And wait. What's missing? Besides making you want to say yum?
Oh yeah, those serving pieces. Right there. In the shadows.
Luckily I saved one of the best-looking pieces of fish and had put some of the sauce away for a possible lunch so after my photo review I re-set the shot and took enough photos of the dish until I found one that makes me stop and say...
Yeah, I'd eat that.
Sole with a Light Creamy Shrimp Sauce
(What do you think? Maybe not beautiful but better?)
And I will. Eat it again and again.
I think you will too.
Wine Recommendation: The cream in this recipe for Sole with a Light Creamy shrimp Sauce calls for something with a mellowness to it - a lightly oaked, slightly malolactic Chardonnay is a great choice. It would also work nicely with a Viognier.
Like those Baby Shrimp in Sole with a Light Creamy Shrimp Sauce but want some bigger shrimp?
Sole with a Light Creamy Shrimp Sauce
- 4 5 - 6 ounce Petrale Sole filets, or other thin white fish
- Salt and freshly ground pepper
- ¼ cup about all-purpose flour
- 1 tablespoon extra virgin olive oil plus 1 teaspoon unsalted butter
- For the Light Creamy Shrimp Sauce
- ¼ cup finely minced shallot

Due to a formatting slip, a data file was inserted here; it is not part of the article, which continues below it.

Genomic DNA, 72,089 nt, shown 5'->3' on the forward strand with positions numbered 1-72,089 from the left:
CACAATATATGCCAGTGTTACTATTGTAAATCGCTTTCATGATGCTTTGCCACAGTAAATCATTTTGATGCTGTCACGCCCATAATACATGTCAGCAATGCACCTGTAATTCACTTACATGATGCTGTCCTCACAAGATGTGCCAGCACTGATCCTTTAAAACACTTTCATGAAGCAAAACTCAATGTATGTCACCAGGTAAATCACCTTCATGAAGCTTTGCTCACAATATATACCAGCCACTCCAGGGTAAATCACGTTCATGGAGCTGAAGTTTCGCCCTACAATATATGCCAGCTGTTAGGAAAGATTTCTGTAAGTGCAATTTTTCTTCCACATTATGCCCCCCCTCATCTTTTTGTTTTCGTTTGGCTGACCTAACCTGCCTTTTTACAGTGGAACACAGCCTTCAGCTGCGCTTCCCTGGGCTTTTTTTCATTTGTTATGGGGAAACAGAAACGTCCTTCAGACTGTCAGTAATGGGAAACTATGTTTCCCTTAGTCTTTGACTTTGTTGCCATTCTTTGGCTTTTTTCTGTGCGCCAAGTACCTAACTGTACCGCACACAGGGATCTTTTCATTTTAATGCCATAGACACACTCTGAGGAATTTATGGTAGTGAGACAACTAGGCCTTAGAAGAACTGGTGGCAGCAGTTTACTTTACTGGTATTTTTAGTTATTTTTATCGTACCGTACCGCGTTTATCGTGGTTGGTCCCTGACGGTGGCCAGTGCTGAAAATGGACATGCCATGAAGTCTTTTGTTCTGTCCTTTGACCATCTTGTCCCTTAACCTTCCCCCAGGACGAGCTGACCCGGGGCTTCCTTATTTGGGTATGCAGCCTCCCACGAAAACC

- 1 tablespoon butter
- ¾ cup 2% low-fat milk
- ¼ cup heavy cream
- ¼ cup chicken broth
- ¼ cup dry white vermouth or dry white wine, or dry sherry
- 2 - 3 tablespoons capers rinsed
- 1 tablespoon minced fresh tarragon if available
- 2 teaspoons cornstarch mixed with 3 tablespoons water or broth
- ¼ pound pre-cooked baby bay also known as salad shrimp
- Salt and freshly ground white works best here pepper
- Minced fresh parsley for serving if desired
- Season the fish on both sides with salt and freshly ground pepper. Lightly dust with flour. Heat the oil and butter together in a skillet big enough to hold the fish, over medium-high heat; add the filets and cook, carefully turning once, until cooked through, about 2 - 3 minutes. Keep warm.
- Meanwhile, melt the butter over medium heat in a saucepan and add the shallot and sauté 2 - 3 minutes or until soft. Add the milk, cream, broth, and wine, bring to a simmer, then add the capers. While simmering, slowly add the mix of cornstarch and water (also called a "slurry") and stir until it comes to the sauce consistency you prefer - from thin to thick - then gently stir in the shrimp. Cook for 1 - 2 minutes, or until the shrimp are hot. Taste and adjust for seasoning.
- Place a serving of fish on a heated plate, spoon the sauce over and sprinkle with parsley, if desired.